Evidence #51 | September 19, 2020

Total Warfare

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Scripture Central


Archaeological and textual evidence indicates that during the Classic Period, the Maya were practicing“total warfare” in a manner that supports descriptions found in the Book of Mormon.

In Moroni’s conclusion of his father’s record (ca. AD 400), he reported the nearly complete destruction of his people and then documented widespread warfare among the Lamanites: “the Lamanites are at war one with another; and the whole face of this land is one continual round of murder and bloodshed; and no one knoweth the end of the war” (Mormon 8:8). This situation was foreseen generations earlier by Nephi, who prophesied that after the destruction of his people, “I saw wars and rumors of wars among [the Lamanites]; and in wars and rumors of wars I saw many generations pass away” (1 Nephi 12:21).

Charcoal in Sediment from Laguna Ek'Naab Adjacent to Witzna. Photo by Lysanna Anderson.

Until fairly recently, most specialists believed that until the Terminal Classic period (AD 800–950) Maya societies only engaged in “ritualized,” small-scale, token warfare.1 Recent developments, however, are overturning this view. In an August 2019 article from Nature Human Behavior, total warfare is “defined … as targeting both civilian and military resources resulting in widespread destruction of a city.”2 The article goes on to document the near total destruction of a Maya city called Witzna (anciently known as Bahlam Jol) in AD 697. Archaeological and textual evidence indicates that Witzna was the victim of an incendiary attack launched by Naranjo, a city-state 32 kilometers to the south.3

Naranjo also burned the site known today as Buenavista del Cayo (anciently Komkom), Ucanal (anciently K’an Witznal) and the unlocated K’inchil near the same time.4 

Core samples from the bottom of Laguna Ek'Naab. Photo by David Whal.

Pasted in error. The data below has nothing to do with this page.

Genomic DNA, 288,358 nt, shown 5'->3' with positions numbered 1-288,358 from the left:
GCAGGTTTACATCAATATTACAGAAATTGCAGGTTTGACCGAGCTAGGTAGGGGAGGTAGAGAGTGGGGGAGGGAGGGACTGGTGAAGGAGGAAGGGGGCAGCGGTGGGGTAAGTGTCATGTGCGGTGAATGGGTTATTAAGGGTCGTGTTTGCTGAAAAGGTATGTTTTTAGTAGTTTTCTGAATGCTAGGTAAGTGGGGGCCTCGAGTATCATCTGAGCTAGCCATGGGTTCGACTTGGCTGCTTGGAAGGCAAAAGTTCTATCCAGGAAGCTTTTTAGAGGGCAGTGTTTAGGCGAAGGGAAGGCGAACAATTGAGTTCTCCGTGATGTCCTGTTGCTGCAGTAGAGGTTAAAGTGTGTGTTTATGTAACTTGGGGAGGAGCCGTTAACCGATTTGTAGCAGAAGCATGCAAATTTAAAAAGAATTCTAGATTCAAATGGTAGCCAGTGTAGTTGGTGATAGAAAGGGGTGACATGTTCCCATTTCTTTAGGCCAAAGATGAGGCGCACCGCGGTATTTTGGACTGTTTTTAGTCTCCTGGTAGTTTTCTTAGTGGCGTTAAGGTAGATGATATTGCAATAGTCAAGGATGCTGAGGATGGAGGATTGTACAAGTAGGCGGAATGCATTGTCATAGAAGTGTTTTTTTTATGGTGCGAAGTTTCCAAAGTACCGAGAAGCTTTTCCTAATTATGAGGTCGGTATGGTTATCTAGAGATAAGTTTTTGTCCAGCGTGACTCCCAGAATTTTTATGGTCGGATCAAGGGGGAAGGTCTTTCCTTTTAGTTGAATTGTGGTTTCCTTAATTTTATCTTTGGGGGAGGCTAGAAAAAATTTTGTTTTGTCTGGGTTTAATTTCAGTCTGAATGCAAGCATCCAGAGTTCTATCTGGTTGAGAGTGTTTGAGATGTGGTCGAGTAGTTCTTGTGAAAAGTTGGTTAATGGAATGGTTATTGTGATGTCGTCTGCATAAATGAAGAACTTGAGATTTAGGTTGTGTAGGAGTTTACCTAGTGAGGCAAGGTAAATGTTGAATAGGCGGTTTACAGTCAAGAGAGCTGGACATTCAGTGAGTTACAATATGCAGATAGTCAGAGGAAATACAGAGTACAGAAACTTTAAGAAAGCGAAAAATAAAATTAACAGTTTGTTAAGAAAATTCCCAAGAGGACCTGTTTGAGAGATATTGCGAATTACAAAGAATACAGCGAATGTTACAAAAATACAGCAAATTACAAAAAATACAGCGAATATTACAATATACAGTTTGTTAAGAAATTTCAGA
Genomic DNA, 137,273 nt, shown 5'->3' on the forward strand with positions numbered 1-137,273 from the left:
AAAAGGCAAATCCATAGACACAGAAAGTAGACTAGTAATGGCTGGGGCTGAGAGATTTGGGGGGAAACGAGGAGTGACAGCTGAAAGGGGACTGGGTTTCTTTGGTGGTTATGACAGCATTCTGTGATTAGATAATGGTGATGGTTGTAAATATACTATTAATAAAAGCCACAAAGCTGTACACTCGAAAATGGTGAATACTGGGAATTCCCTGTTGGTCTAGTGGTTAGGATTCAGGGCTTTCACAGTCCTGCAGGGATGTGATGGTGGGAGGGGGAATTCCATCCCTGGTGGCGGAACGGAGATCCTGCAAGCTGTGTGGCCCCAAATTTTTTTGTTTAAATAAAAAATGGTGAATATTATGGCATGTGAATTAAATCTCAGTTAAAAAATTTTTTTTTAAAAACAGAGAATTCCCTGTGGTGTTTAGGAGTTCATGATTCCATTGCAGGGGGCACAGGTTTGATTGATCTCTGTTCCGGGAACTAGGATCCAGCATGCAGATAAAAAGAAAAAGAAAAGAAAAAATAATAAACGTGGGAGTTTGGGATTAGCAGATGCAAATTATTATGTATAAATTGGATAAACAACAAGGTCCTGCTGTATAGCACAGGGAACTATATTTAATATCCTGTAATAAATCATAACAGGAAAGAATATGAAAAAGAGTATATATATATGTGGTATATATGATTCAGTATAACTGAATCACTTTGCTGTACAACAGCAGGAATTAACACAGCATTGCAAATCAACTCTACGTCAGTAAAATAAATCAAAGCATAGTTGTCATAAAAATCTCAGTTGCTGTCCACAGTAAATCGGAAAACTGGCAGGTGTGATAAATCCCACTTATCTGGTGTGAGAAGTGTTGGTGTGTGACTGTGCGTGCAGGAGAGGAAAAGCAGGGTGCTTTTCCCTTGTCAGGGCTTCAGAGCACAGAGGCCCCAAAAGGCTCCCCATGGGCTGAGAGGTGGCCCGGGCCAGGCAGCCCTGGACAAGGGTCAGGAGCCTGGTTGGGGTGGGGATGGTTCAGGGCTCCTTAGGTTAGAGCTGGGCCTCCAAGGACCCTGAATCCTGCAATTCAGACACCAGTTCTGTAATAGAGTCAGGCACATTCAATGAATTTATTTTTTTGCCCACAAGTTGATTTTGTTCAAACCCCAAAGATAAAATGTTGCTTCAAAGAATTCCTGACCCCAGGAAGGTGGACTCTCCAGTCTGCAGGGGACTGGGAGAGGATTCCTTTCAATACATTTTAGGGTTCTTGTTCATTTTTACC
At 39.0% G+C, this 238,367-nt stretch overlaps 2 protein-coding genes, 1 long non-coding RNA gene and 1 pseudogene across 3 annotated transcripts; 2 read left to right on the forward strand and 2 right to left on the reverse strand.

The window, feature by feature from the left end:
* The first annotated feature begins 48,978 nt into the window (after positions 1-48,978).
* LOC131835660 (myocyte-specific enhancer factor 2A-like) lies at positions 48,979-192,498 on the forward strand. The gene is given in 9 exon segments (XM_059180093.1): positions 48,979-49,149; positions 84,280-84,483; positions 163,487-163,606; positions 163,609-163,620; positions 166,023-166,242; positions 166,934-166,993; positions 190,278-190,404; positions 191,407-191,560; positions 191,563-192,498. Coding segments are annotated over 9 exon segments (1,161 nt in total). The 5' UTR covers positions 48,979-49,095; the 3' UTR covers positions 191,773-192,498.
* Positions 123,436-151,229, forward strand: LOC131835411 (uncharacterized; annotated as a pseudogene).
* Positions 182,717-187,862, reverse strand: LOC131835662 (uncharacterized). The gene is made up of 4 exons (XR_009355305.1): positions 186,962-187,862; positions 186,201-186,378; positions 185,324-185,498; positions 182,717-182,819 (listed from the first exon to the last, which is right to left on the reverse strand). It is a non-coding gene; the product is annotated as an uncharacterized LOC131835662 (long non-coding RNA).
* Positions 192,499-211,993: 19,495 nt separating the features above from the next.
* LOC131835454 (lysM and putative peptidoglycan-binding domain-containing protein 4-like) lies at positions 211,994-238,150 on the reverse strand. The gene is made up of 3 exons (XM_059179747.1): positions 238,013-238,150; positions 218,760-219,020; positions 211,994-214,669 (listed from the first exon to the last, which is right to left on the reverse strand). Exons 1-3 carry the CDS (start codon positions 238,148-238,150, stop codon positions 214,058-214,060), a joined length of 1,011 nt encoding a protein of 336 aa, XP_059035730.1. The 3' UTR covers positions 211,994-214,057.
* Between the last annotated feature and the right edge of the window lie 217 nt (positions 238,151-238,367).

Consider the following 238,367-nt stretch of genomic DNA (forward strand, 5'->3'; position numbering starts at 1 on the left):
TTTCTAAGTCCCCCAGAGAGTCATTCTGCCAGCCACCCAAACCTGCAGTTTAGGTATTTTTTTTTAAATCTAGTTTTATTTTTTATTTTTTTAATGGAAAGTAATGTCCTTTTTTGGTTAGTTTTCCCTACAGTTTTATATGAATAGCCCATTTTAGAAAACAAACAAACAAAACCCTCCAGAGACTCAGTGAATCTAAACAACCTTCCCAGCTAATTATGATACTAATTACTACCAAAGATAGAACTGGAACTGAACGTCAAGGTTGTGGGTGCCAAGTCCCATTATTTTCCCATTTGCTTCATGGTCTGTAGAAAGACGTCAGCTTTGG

Evidence from epigraphic data and core samples of lake sediment indicates that Witzna was invaded militarily and burned on a previous occasion, and charcoal layers point as many as two earlier burnings.5 According to the article, “The evidence associated with Naranjo’s attack on Witzna in 697CE indicates total warfare tactics were employed in the Maya lowlands before TCP [Terminal Classic Period], during a time described as a peak in prosperity and artistic sophistication.”6

This data from Witzna helps confirm the views of many specialists who are now saying the Maya practiced highly destructive warfare through most of the Classic period (AD 250–900).7 Takeshi Inomata, for example, has noted, “There is an increasing understanding that there were destructive wars throughout the Classic period.”8 James Brady concurred, “I was never convinced that warfare before the Terminal Classic was only ritualized. It must have been a fact of life from a very early time, and it often had serious consequences.”9 Only recently has the scholarly consensus shifted to better support Moroni’s description of the total destruction of his people (ca AD 385) and the “continual round of murder and bloodshed” that followed (Mormon 8:1–8). 

Book of Mormon Central, “Why Was the City of Ammonihah Destroyed and Left Desolate? (Alma 16:9–11),” KnoWhy 123 (June 16, 2016).

John L. Sorenson, Mormon’s Codex: An Ancient American Book (Provo, and Salt Lake City, UT: Neal A. Maxwell Institute for Religious Scholarship and Deseret Book, 2013), 381–425.

Stephen D. Ricks and William J. Hamblin, eds., Warfare in the Book of Mormon (Salt Lake City and Provo, UT: Deseret Book and FARMS, 1990).

1 Nephi 12:20–21Alma 16:2, 9–11Alma 25:2Mormon 5:3–4Mormon 6:6–15Mormon 8:1–8Ether 14:17–23Ether 15:2

1 Nephi 12:20–21

Alma 16:2, 9–11

Alma 25:2

Mormon 5:3–4

Mormon 6:6–15

Mormon 8:1–8

Ether 14:17–23

Ether 15:2

Book of Mormon

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